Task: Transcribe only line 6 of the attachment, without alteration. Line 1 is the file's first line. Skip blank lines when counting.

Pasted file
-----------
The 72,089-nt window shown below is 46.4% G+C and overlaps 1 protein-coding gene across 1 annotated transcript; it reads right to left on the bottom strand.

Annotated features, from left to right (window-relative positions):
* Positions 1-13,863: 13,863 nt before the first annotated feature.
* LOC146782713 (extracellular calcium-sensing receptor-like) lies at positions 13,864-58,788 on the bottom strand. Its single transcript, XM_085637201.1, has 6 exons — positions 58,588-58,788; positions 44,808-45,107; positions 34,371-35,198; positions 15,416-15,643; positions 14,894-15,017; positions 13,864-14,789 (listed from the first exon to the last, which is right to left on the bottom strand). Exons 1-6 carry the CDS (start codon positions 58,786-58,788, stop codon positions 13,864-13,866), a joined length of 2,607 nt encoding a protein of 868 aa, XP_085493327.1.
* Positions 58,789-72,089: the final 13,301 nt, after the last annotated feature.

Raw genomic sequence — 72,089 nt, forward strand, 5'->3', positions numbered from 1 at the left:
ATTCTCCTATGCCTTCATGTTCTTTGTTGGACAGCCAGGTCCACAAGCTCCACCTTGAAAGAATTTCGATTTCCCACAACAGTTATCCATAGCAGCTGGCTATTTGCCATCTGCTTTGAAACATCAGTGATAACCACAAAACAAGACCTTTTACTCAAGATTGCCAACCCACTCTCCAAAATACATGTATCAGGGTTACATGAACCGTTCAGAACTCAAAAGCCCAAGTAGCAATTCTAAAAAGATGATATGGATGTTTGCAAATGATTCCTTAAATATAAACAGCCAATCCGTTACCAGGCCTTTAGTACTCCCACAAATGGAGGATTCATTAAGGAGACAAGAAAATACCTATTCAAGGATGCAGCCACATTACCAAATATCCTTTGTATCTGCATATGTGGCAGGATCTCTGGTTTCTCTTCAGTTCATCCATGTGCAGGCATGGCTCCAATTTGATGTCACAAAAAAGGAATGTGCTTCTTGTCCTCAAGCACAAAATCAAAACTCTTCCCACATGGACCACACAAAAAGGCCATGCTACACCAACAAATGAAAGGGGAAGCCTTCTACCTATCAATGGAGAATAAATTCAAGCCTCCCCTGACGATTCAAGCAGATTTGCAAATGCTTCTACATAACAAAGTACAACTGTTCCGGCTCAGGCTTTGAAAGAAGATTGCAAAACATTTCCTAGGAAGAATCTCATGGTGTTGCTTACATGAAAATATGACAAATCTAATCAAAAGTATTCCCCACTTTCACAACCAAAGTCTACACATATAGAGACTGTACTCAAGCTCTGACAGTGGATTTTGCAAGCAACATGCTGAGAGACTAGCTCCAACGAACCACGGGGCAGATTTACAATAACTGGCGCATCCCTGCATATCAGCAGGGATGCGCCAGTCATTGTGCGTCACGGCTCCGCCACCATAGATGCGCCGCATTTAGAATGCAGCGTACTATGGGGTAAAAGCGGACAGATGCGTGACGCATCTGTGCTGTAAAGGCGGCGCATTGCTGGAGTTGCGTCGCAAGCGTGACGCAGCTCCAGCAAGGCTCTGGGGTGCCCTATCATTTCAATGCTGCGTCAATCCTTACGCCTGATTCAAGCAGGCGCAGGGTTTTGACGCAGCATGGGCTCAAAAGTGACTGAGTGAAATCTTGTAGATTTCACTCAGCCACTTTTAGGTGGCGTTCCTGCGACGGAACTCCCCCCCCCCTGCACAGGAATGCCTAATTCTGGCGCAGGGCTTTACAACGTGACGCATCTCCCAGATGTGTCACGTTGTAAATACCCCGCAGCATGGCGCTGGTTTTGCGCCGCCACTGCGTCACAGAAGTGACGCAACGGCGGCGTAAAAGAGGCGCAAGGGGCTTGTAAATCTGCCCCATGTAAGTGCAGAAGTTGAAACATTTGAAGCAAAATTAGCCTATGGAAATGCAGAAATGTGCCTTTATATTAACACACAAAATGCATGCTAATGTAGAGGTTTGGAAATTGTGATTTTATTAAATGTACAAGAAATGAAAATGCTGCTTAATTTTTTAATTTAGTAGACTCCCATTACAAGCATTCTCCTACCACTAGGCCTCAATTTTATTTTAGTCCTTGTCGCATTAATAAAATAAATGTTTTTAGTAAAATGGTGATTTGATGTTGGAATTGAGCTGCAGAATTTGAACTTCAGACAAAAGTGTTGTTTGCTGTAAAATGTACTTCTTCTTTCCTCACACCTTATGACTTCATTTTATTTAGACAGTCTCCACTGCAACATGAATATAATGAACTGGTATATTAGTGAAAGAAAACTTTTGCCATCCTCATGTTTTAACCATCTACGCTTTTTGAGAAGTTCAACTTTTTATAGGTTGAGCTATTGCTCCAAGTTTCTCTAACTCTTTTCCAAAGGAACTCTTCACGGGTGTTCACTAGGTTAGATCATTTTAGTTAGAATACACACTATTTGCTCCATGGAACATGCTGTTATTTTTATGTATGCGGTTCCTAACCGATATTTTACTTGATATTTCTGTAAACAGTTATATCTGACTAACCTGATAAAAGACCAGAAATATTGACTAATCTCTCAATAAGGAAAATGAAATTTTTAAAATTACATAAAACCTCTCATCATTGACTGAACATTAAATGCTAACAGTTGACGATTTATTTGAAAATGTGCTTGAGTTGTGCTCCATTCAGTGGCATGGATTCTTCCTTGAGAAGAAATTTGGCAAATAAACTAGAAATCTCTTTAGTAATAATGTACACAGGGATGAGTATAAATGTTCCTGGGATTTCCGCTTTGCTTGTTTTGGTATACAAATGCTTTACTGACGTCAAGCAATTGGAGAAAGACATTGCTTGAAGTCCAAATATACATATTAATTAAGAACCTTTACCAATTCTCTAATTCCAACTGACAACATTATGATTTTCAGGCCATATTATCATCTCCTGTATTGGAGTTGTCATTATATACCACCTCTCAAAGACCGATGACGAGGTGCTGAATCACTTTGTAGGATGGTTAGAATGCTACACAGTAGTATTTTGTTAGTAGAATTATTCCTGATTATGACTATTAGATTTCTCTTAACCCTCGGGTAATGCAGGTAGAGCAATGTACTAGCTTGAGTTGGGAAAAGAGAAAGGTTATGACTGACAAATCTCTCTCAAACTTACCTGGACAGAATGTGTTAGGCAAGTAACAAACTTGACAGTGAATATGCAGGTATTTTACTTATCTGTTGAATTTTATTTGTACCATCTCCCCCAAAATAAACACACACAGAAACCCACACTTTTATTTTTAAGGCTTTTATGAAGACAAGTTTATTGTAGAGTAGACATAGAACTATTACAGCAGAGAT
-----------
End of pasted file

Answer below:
Raw genomic sequence — 72,089 nt, forward strand, 5'->3', positions numbered from 1 at the left: